President Trump lashed out at former national security adviser John Bolton in an exclusive interview on "Hannity" on Wednesday night, saying Bolton "broke the law" by writing a forthcoming book about his time in the Trump administration.
"He was a washed-up guy," Trump told host Sean Hannity, referring to Bolton. "He couldn't get Senate-confirmed. So I gave him a non-Senate-confirmed position. I could just put him there, see how we worked. And I wasn't very enamored."
Hannity had asked Trump to respond to a claim in Bolton's memoir, "The Room Where it Happened," that the president asked his Chinese counterpart, Xi Jinping, for assistance with Trump's reelection campaign during the G-20 summit in June 2019.
"He then, stunningly, turned the conversation to the coming US [sic] presidential election, alluding to China's economic capability to affect the ongoing campaigns, pleading with Xi to ensure he'd win," Bolton wrote of Trump in the book. "He [Trump] stressed the importance of farmers, and increased Chinese purchases of soybeans and wheat in the electoral outcome.
"I would print Trump's exact words," Bolton continued, "but the government's prepublication review process has decided otherwise."
"Well, first of all," Trump responded, "nobody has been tougher on Russia or China than I have. Nobody even close. China's paying us billions of dollars a year. They never gave us 10 cents [before], and [Joe] Biden's son walked away with a billion and a half dollars to manage, making hundreds of thousands and millions of dollars on it.
"So nobody has been tough on China and nobody has been tough with Russia like I have. And that's that's in the record books. And it's not even close. The last administration did nothing on either."
Later in the interview, Trump criticized Bolton for his advocacy of the invasion of Iraq in 2003.
"He went into the Middle East," the president said. "He was one of the big guns for, 'Let's go into Iraq,' and that didn't work out too well." Trump added that he had asked Bolton about a month into the latter's tenure as national security adviser, "What do you think? Do you think you made a mistake there?"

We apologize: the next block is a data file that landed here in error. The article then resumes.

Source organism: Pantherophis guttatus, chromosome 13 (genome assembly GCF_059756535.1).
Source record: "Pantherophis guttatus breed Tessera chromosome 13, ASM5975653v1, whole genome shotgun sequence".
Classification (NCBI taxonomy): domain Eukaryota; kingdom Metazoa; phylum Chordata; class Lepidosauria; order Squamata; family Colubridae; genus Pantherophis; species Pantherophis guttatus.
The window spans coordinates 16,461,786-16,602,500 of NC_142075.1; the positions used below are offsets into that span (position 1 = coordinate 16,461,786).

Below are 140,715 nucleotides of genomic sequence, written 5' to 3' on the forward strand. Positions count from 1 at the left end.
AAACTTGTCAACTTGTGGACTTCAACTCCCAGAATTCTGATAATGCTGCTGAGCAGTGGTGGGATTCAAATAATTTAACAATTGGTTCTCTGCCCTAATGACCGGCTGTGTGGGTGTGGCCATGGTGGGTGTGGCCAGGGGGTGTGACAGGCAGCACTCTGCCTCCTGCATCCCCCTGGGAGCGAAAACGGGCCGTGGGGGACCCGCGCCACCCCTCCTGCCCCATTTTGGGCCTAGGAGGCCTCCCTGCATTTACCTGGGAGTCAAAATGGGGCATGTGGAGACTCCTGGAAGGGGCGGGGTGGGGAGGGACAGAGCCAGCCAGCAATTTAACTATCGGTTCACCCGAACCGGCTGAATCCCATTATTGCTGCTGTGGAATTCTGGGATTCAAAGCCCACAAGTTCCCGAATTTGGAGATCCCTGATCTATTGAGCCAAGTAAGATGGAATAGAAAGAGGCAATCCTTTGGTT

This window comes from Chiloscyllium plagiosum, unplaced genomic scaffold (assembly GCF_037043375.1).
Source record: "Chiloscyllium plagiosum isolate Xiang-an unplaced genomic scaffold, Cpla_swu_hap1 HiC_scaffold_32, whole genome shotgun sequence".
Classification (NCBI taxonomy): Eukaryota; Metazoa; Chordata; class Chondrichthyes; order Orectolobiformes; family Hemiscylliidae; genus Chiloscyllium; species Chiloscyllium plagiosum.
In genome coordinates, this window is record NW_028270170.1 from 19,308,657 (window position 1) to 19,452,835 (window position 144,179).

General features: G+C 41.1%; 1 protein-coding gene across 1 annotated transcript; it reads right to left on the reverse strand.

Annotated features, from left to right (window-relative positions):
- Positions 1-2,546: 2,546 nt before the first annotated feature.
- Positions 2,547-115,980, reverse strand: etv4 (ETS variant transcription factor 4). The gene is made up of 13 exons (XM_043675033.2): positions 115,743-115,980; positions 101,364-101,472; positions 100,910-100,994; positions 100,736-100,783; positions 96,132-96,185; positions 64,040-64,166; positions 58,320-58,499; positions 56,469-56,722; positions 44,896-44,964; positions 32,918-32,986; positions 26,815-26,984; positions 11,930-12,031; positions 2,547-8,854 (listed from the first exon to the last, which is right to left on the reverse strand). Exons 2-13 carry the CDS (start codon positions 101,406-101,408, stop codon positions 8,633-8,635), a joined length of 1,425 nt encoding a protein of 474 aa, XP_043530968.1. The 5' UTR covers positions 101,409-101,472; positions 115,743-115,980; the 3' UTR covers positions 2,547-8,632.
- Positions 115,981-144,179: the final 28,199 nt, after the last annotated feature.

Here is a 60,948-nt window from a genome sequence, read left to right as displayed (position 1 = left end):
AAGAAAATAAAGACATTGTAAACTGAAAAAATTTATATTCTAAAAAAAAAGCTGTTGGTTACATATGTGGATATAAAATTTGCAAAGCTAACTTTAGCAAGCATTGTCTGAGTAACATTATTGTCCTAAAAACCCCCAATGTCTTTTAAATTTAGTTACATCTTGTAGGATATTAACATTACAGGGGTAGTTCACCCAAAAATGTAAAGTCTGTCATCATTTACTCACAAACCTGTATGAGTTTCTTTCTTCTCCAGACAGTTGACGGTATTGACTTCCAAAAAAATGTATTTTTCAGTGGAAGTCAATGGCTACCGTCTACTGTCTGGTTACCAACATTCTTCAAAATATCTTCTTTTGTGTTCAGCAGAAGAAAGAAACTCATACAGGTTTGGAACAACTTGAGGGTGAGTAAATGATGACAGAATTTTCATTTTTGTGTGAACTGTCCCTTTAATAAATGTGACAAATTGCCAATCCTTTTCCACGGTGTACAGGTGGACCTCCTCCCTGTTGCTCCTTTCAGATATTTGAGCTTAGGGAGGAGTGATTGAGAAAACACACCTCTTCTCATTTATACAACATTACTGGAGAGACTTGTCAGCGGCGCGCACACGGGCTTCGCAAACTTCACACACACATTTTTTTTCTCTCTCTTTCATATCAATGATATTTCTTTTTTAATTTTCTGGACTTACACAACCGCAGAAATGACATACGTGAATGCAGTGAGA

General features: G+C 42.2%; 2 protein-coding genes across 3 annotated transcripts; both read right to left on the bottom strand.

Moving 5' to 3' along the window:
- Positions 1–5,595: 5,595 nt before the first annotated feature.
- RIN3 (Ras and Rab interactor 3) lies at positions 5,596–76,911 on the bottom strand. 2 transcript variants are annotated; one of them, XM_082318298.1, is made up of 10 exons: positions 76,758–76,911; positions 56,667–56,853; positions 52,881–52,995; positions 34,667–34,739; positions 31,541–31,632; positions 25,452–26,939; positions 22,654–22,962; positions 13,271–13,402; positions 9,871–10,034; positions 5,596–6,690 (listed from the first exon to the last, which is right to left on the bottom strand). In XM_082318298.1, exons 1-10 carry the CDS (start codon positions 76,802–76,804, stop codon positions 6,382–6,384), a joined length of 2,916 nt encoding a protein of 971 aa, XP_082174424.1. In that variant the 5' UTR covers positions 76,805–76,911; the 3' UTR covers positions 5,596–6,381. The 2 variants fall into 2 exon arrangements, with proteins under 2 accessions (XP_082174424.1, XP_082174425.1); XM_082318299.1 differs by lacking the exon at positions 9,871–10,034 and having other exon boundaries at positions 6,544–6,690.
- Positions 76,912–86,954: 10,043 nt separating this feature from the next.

"No, I don't think so," Trump said Bolton responded, to which the president said he replied, "Explain that one."
"He broke the law, very simple," Trump repeated. "I mean, as much as it's going to be broke. This is highly classified. That's the highest stage. It's highly classified information and he did not have approval. That's come out now very loud and very strong."
After the "Hannity" appearance, the president posted a couple of comments on Twitter regarding Bolton.
"Wacko John Bolton's 'exceedingly tedious' (New York Times) book is made up of lies & fake stories," Trump wrote. "Said all good about me, in print, until the day I fired him. A disgruntled boring fool who only wanted to go to war. Never had a clue, was ostracized & happily dumped. What a dope!"
Trump also retweeted a comment about Bolton that was posted by author Dinesh D'Souza. The president added" "President Bush fired him also! Bolton is incompetent!"
Later in the "Hannity" interview, Trump addressed the ongoing controversy and protests surrounding law enforcement in America. He called the ongoing occupation of part of Seattle's Capitol Hill neighborhood a "disgrace" and repeated his vow that "we would go in there if they want us in and we will take it back very quickly."
"It should never be allowed to fester like it's festering right now," the president said. "It's disgraceful to our country."
Trump also criticized Washington Gov. Jay Inslee and Seattle Mayor Jenny Durkan as "weak" and accused them of "setting a precedent that's never been set before in this country."
"These people that are taking over this incredible piece of real estate are obviously very good at real estate," the president said of the protesters, "maybe better than I was because they paid nothing. They just took it over. And the police are somehow told not to be there."
Trump also reacted to the charges against former Atlanta police Officer Garrett Rolfe in the shooting death of Rayshard Brooks last week by saying that he hopes the officer "gets a fair shake because police have not been treated fairly in our country."
"I thought it was a terrible situation, but you can't resist a police officer," Trump said of the cofrontation that led to Brooks' death. "And, you know, if you have a disagreement, you have to take it up after the fact. It was a very sad, very, very sad thing. And look, [if] you really take a look, it was out of control. The whole situation was out of control.
"I heard today and just got a report that the police officer's lawyer said that he heard a sound like a gun, like a gunshot, and he saw a flash in front of them. So that's an interesting -- you know, I don't know that I would necessarily believe that. But I will tell you, that's a very interesting thing."
The president added that if Joe Biden were to win the November election, he would he "abolishing police."
"He's not going to be running anything," Trump said. "People around him will and they will be abolishing police ... [and] your Second Amendment very quickly. You will not have a Second Amendment and many other things you won't have that you'd like to have."